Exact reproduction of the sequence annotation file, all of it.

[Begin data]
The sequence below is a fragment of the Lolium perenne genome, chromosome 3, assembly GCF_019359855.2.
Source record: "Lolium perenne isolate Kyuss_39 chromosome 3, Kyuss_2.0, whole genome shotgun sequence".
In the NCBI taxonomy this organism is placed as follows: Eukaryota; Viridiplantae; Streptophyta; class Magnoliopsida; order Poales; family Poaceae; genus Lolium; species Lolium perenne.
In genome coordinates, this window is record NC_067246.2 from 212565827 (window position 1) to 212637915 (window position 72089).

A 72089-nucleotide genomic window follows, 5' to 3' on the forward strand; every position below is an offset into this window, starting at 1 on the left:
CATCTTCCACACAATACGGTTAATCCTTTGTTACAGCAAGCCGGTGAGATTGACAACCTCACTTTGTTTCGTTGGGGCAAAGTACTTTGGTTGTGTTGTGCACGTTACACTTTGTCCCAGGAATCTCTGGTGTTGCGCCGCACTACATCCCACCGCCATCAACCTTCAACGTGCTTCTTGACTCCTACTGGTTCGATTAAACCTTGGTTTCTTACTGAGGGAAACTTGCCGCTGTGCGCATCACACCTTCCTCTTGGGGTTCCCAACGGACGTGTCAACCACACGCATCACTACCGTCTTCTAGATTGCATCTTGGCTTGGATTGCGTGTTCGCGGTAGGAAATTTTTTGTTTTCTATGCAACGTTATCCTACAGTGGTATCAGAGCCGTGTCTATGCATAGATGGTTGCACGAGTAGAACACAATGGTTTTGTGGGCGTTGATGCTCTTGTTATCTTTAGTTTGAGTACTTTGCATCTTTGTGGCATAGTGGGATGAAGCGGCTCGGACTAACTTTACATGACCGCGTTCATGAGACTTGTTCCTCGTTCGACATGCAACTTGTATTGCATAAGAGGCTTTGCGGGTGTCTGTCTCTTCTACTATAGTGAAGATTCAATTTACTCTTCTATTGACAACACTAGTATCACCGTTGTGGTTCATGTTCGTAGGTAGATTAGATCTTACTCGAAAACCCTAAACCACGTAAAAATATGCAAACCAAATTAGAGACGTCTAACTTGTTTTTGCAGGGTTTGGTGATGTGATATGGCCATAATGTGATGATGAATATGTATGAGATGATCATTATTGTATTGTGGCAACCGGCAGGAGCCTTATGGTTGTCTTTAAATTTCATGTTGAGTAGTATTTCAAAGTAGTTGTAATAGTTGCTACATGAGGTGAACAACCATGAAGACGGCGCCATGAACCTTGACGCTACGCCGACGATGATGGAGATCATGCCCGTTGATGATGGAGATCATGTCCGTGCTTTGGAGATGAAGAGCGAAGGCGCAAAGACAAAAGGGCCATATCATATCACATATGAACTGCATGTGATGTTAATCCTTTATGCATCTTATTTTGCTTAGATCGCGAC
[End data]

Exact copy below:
The sequence below is a fragment of the Lolium perenne genome, chromosome 3, assembly GCF_019359855.2.
Source record: "Lolium perenne isolate Kyuss_39 chromosome 3, Kyuss_2.0, whole genome shotgun sequence".
In the NCBI taxonomy this organism is placed as follows: Eukaryota; Viridiplantae; Streptophyta; class Magnoliopsida; order Poales; family Poaceae; genus Lolium; species Lolium perenne.
In genome coordinates, this window is record NC_067246.2 from 212565827 (window position 1) to 212637915 (window position 72089).

A 72089-nucleotide genomic window follows, 5' to 3' on the forward strand; every position below is an offset into this window, starting at 1 on the left:
CATCTTCCACACAATACGGTTAATCCTTTGTTACAGCAAGCCGGTGAGATTGACAACCTCACTTTGTTTCGTTGGGGCAAAGTACTTTGGTTGTGTTGTGCACGTTACACTTTGTCCCAGGAATCTCTGGTGTTGCGCCGCACTACATCCCACCGCCATCAACCTTCAACGTGCTTCTTGACTCCTACTGGTTCGATTAAACCTTGGTTTCTTACTGAGGGAAACTTGCCGCTGTGCGCATCACACCTTCCTCTTGGGGTTCCCAACGGACGTGTCAACCACACGCATCACTACCGTCTTCTAGATTGCATCTTGGCTTGGATTGCGTGTTCGCGGTAGGAAATTTTTTGTTTTCTATGCAACGTTATCCTACAGTGGTATCAGAGCCGTGTCTATGCATAGATGGTTGCACGAGTAGAACACAATGGTTTTGTGGGCGTTGATGCTCTTGTTATCTTTAGTTTGAGTACTTTGCATCTTTGTGGCATAGTGGGATGAAGCGGCTCGGACTAACTTTACATGACCGCGTTCATGAGACTTGTTCCTCGTTCGACATGCAACTTGTATTGCATAAGAGGCTTTGCGGGTGTCTGTCTCTTCTACTATAGTGAAGATTCAATTTACTCTTCTATTGACAACACTAGTATCACCGTTGTGGTTCATGTTCGTAGGTAGATTAGATCTTACTCGAAAACCCTAAACCACGTAAAAATATGCAAACCAAATTAGAGACGTCTAACTTGTTTTTGCAGGGTTTGGTGATGTGATATGGCCATAATGTGATGATGAATATGTATGAGATGATCATTATTGTATTGTGGCAACCGGCAGGAGCCTTATGGTTGTCTTTAAATTTCATGTTGAGTAGTATTTCAAAGTAGTTGTAATAGTTGCTACATGAGGTGAACAACCATGAAGACGGCGCCATGAACCTTGACGCTACGCCGACGATGATGGAGATCATGCCCGTTGATGATGGAGATCATGTCCGTGCTTTGGAGATGAAGAGCGAAGGCGCAAAGACAAAAGGGCCATATCATATCACATATGAACTGCATGTGATGTTAATCCTTTATGCATCTTATTTTGCTTAGATCGCGAC